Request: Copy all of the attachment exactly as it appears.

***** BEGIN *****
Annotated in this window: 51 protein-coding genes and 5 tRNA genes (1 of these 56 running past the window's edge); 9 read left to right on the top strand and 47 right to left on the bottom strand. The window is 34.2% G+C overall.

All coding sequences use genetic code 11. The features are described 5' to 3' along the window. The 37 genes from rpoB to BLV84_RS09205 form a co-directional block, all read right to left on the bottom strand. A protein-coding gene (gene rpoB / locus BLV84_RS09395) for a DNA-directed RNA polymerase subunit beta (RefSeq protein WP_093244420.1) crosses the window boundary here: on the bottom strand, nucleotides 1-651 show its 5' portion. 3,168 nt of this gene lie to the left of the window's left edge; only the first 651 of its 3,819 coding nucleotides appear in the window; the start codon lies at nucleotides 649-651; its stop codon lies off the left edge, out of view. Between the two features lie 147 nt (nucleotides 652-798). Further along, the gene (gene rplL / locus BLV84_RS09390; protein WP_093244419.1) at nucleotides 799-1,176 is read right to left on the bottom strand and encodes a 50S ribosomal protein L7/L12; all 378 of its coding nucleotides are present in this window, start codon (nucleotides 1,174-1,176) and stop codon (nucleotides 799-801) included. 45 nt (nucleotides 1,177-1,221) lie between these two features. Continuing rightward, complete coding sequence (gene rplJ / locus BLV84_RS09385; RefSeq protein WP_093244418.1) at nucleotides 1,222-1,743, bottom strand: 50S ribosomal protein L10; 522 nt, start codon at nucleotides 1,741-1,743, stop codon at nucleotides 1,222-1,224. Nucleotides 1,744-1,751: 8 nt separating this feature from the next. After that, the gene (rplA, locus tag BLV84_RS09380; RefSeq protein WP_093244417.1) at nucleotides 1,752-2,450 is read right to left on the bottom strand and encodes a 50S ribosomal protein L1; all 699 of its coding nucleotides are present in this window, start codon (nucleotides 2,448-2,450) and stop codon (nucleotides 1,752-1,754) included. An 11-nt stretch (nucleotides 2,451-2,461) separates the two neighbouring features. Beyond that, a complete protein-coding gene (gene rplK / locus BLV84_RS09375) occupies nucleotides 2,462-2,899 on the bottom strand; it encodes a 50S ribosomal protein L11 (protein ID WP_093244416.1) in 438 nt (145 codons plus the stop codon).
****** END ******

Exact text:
Annotated in this window: 51 protein-coding genes and 5 tRNA genes (1 of these 56 running past the window's edge); 9 read left to right on the top strand and 47 right to left on the bottom strand. The window is 34.2% G+C overall.

All coding sequences use genetic code 11. The features are described 5' to 3' along the window. The 37 genes from rpoB to BLV84_RS09205 form a co-directional block, all read right to left on the bottom strand. A protein-coding gene (gene rpoB / locus BLV84_RS09395) for a DNA-directed RNA polymerase subunit beta (RefSeq protein WP_093244420.1) crosses the window boundary here: on the bottom strand, nucleotides 1-651 show its 5' portion. 3,168 nt of this gene lie to the left of the window's left edge; only the first 651 of its 3,819 coding nucleotides appear in the window; the start codon lies at nucleotides 649-651; its stop codon lies off the left edge, out of view. Between the two features lie 147 nt (nucleotides 652-798). Further along, the gene (gene rplL / locus BLV84_RS09390; protein WP_093244419.1) at nucleotides 799-1,176 is read right to left on the bottom strand and encodes a 50S ribosomal protein L7/L12; all 378 of its coding nucleotides are present in this window, start codon (nucleotides 1,174-1,176) and stop codon (nucleotides 799-801) included. 45 nt (nucleotides 1,177-1,221) lie between these two features. Continuing rightward, complete coding sequence (gene rplJ / locus BLV84_RS09385; RefSeq protein WP_093244418.1) at nucleotides 1,222-1,743, bottom strand: 50S ribosomal protein L10; 522 nt, start codon at nucleotides 1,741-1,743, stop codon at nucleotides 1,222-1,224. Nucleotides 1,744-1,751: 8 nt separating this feature from the next. After that, the gene (rplA, locus tag BLV84_RS09380; RefSeq protein WP_093244417.1) at nucleotides 1,752-2,450 is read right to left on the bottom strand and encodes a 50S ribosomal protein L1; all 699 of its coding nucleotides are present in this window, start codon (nucleotides 2,448-2,450) and stop codon (nucleotides 1,752-1,754) included. An 11-nt stretch (nucleotides 2,451-2,461) separates the two neighbouring features. Beyond that, a complete protein-coding gene (gene rplK / locus BLV84_RS09375) occupies nucleotides 2,462-2,899 on the bottom strand; it encodes a 50S ribosomal protein L11 (protein ID WP_093244416.1) in 438 nt (145 codons plus the stop codon).